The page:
After that, there's the waning gibbous, from the full moon to the third quarter moon, and the waning crescent, from the third quarter moon back to the new moon.

The line dividing the dark part of the moon from the light part is known as the terminator, which can make from some amusing sci-fi movie references.

Once you're comfortable with all the terms, you're ready to start learning the formula for determining the moon phase in your head, which begins in the next tab.

About The Formula

The moon phase calculation formula has much in common with the Day of the Week For Any Date method taught here in the Mental Gym, including the developer of the formula, John Conway.

Just like the day of the week feat, you're going to translate the year, date (1-31), century, and year into key numbers, and add them up.

In the day of the week feat, you then performed a modulo 7 operation on this number, but for the roughly 30-day moon cycle, you're going to perform modulo 30. For a clear explanation of this concept, read BetterExplained's post, Fun With Modular Arithmetic.

Unlike the calendar formula, the moon phase formula is not exact. The real moon's orbit is quite complex, and exact calculations include corrections for every detail.

The formula you'll learn is simple enough to do in your head, and will be accurate to within about a day or so. You'll learn how to deal with this in the Presentation section of the Practice tab.

Month Key

The month key is very easy to remember. For March to December, you simply use the standard month number. For example, March's key number is 3, April's key number is 4, and so on up to December's key number, which is 12.

January and February aren't hard to recall. January's key number is 3, and February's key number is 4. If you can remember the month numbers, and these numbers for the first two months, you'll be able to remember the year key without trouble.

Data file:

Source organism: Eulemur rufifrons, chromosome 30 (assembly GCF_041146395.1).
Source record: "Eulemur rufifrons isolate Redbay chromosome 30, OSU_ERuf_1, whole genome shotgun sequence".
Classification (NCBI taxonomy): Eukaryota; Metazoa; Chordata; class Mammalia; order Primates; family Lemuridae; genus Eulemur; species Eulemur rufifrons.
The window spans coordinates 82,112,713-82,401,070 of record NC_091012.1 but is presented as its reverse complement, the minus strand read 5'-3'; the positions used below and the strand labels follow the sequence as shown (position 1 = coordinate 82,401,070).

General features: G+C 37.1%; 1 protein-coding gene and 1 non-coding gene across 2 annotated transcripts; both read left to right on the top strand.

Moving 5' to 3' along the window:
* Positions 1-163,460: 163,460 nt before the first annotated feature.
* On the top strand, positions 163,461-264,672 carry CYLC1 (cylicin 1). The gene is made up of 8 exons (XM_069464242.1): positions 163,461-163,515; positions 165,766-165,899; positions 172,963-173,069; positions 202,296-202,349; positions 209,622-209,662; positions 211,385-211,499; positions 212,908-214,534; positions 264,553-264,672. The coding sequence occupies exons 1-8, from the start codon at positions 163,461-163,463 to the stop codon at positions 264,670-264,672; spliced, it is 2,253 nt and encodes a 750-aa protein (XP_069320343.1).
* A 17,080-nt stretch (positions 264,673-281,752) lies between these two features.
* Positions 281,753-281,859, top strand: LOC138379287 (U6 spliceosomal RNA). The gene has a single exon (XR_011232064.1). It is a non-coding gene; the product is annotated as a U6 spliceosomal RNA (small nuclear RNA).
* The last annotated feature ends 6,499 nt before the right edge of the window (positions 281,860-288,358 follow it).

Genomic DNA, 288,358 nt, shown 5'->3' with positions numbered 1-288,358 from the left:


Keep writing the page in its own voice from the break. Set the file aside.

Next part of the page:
Date Key

If you thought the month key was easy, the date key is even easier! All you use is the number of the date, 1 through 31, as the date key.

So, your first step is to look at the month and date, and add the two keys together. July 12th? That's 7 + 12 = 19. February 7th? That's 4 + 7 = 11. January 19th? That's 3 + 19 = 22.

Once you have a total of the month and day keys, it's usually a good idea to add 30 to the total before working with the century and year keys. With those, you're going to be doing some subtracting, and adding 30 will help ensure that the running total remains a positive number.

When you're comfortable getting and adding the month and day keys, it's time to learn the year and century keys.

Century Key

When performing this feat, it's best to use a date that's meaningful, such as a birthday or anniversary. So, all you really need to know are keys for the 1900s and 2000s.

If you're given a date in the 1900s, you simply subtract 4 from the running total. If you're given a date in the 2000s, you'll subtract 8 instead. That's it!

Year Key

Unlike the previous keys, there are a few steps to working out the year key. Don't worry, they can still be done in your head.

First, you'll need to know your multiples of 19: 0, 19, 38, 57, 76, and 95.

This is because the first step in working out the year key is finding out how close you are to the nearest multiple of 19, whether that multiple is more or less than the year number.

Let's use 2008 as an example, focusing on the year as simply 8. 8 is between 0 and 19, but obviously closer to 0. To get 8 starting from 0, you'd add 0 + 8, so think only of +8 at this stage.

It's important to note that this was just the first step to finding 2008's key, so +8 is the number we need for the 2nd step, not the key itself.

Before moving on to the 2nd step, though, let's try another example year, such as 2013. Working with 13, we see that it's between 0 and 19, but closer to 19. Starting from 19, you'd get to 13 by working our 19 - 6, so 13's number at this stage should be thought of as -6.

This is what I mean about finding the distance to the closest multiple of 19. 8 was 8 MORE than 0, so we think of it as PLUS 8. 13 was 6 LESS than 19, so we think of 13 as MINUS 6.

What about, say, 59? That would be +2, because 57 is the nearest multiple of 19, and 57 + 2 = 59. How about 88? That becomes -7. Do you understand why?

This first step seems complicated when you first learn about it, but with practice, it's not hard to determine the number you need quickly and easily. Regardless of the year, notice that you'll always get a number ranging from -9 to +9 as a result.

Now it's time to explain the second step. First, I'll explain the long way of working through this step, then I'll give you a shortcut that gives the same result.